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PAAP. Director: Pooja Bhatt. Players: John Abraham, Udita Goswami, Mohan Agashe, Gulshan Grover. Music: Anu Malik. DVD (WEG).

Pooja Bhatt’s better films have, coinciden-tally, all been remakes. Daddy was like Irreconcilable Differences, Dil Hai Ke Manta Nahin was Raj Kapoor’s Chori Chori redux, and Sadak was Taxi Driver incarnate. For her directorial debut Paap, Bhatt reaches for yet another Hollywood entry—the Harrison Ford thriller Witness—to deliver a low-key romantic thriller.

Sent to Delhi by her conservative Buddhist community from the Himalayan foothills, Kaya (newcomer Goswami) must accompany back to her village a young boy pre-divined to great Buddhist glory. Kaya’s plans go haywire after the boy-prodigy secretly witnesses a politically-charged murder. With the help of a well-meaning cop (the hunky Abraham), Kaya must make the suddenly dangerous journey to safely deliver the boy home.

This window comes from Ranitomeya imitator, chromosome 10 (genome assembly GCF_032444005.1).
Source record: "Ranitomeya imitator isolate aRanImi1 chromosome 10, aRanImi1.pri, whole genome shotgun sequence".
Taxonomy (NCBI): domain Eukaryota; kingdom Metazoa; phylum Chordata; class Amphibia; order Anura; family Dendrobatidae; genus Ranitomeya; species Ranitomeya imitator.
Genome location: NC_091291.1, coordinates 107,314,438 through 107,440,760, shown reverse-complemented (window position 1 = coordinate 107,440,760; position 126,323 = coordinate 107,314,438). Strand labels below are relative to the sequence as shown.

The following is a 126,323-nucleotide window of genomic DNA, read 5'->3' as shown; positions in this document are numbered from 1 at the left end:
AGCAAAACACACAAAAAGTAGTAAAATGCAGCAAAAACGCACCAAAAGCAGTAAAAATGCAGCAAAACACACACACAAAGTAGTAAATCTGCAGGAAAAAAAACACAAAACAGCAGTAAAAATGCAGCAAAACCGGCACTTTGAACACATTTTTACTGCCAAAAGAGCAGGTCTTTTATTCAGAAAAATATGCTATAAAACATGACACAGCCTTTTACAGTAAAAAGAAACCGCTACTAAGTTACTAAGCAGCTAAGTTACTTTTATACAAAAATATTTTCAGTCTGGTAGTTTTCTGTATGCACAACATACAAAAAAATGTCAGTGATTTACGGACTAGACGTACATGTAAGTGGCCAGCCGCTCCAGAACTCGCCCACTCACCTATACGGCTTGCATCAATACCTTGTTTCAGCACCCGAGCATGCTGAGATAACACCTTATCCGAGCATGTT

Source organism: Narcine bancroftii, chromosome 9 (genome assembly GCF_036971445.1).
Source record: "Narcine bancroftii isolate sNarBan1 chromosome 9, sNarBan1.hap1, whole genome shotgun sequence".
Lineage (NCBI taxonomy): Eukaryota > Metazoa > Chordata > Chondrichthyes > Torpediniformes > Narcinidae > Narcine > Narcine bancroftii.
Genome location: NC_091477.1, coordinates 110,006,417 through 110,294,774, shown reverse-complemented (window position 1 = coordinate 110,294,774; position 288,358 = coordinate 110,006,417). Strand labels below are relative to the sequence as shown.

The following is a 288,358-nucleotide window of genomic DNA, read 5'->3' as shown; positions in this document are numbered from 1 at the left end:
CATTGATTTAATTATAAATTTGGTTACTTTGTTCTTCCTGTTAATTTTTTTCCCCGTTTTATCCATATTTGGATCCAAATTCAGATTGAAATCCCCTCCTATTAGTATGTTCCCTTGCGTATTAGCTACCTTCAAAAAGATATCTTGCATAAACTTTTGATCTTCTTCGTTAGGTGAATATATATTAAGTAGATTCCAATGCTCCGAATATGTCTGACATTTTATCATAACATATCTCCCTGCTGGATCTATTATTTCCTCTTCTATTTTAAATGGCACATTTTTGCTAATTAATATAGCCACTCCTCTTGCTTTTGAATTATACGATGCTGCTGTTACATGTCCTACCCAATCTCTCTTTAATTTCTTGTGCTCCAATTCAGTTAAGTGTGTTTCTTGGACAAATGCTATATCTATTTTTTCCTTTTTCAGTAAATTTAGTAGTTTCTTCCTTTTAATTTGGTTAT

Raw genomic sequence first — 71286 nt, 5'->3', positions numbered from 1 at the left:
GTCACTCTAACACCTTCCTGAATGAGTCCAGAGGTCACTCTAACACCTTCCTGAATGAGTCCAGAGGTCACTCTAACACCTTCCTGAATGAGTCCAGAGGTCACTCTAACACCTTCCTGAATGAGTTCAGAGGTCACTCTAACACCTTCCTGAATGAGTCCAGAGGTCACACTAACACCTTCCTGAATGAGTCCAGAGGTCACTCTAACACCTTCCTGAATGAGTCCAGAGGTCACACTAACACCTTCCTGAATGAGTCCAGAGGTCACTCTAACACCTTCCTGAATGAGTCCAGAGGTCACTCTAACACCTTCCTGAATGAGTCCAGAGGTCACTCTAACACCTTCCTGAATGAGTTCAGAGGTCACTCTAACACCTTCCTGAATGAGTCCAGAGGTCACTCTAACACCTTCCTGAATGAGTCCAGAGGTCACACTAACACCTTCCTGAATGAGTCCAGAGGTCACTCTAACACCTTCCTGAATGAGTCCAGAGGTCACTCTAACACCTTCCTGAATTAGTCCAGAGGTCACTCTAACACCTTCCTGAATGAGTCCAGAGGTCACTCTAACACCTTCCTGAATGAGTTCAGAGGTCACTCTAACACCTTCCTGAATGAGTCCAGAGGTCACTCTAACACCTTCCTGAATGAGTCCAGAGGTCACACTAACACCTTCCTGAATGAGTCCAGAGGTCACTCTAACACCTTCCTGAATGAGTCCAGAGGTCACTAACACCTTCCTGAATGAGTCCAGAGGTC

Director Bhatt has a keen sense for visual flair and captures the magnificent Arunachal Pradesh backdrop and dry up-country vistas. While the almost frame-by-frame recounting of the original story takes away some of the suspense, there are still enough script nuances.

What the story lacks in originality, the soundtrack makes up with great gusto. Highlighted by Rahat Fateh Ali Khan (yes, the master’s son) doing the haunting Man Ki Lagan, Anuradha Paudwal’s punching in with the beautiful Intezar signature tune, and Ali Azmat (by way of popular Pakistani pop group Junoon) going solo on the rain song Garaj Baras, this score is a keeper.

Even though newcomer Goswami’s blow-dried looks at times give her an out-of-place highlands-babe look, Bhatt cashes in on boy-toy Abraham’s still-smoldering, hot sex appeal. He has learned fast and drops his shirt at but a moment’s notice. A cool feather in director Bhatt’s cap was Paap screening at a Karachi film fete, becoming that rare Hindi flick allowed to be officially screened in a country where Hindi films unofficially rule. Not a bad start for Pooja Bhatt!

Aniruddh Chawda writes from Wisconsin, on America’s north coast.

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